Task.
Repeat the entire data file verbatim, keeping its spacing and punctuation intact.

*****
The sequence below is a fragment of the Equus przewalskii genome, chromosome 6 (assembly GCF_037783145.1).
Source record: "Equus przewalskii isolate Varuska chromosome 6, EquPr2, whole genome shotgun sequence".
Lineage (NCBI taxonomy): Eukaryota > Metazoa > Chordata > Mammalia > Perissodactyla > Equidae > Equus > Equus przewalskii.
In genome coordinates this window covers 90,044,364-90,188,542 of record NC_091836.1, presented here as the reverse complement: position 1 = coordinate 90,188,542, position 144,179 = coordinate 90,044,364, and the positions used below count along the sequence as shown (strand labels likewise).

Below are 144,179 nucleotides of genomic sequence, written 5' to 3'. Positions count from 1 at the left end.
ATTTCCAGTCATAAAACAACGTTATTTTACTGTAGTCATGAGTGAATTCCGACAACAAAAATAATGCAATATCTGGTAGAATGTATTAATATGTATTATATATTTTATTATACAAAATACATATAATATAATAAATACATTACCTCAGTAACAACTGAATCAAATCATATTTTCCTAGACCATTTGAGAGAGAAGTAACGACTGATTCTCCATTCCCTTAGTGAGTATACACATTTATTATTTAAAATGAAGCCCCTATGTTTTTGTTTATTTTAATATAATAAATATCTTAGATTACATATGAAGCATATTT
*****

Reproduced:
The sequence below is a fragment of the Equus przewalskii genome, chromosome 6 (assembly GCF_037783145.1).
Source record: "Equus przewalskii isolate Varuska chromosome 6, EquPr2, whole genome shotgun sequence".
Lineage (NCBI taxonomy): Eukaryota > Metazoa > Chordata > Mammalia > Perissodactyla > Equidae > Equus > Equus przewalskii.
In genome coordinates this window covers 90,044,364-90,188,542 of record NC_091836.1, presented here as the reverse complement: position 1 = coordinate 90,188,542, position 144,179 = coordinate 90,044,364, and the positions used below count along the sequence as shown (strand labels likewise).

Below are 144,179 nucleotides of genomic sequence, written 5' to 3'. Positions count from 1 at the left end.
ATTTCCAGTCATAAAACAACGTTATTTTACTGTAGTCATGAGTGAATTCCGACAACAAAAATAATGCAATATCTGGTAGAATGTATTAATATGTATTATATATTTTATTATACAAAATACATATAATATAATAAATACATTACCTCAGTAACAACTGAATCAAATCATATTTTCCTAGACCATTTGAGAGAGAAGTAACGACTGATTCTCCATTCCCTTAGTGAGTATACACATTTATTATTTAAAATGAAGCCCCTATGTTTTTGTTTATTTTAATATAATAAATATCTTAGATTACATATGAAGCATATTT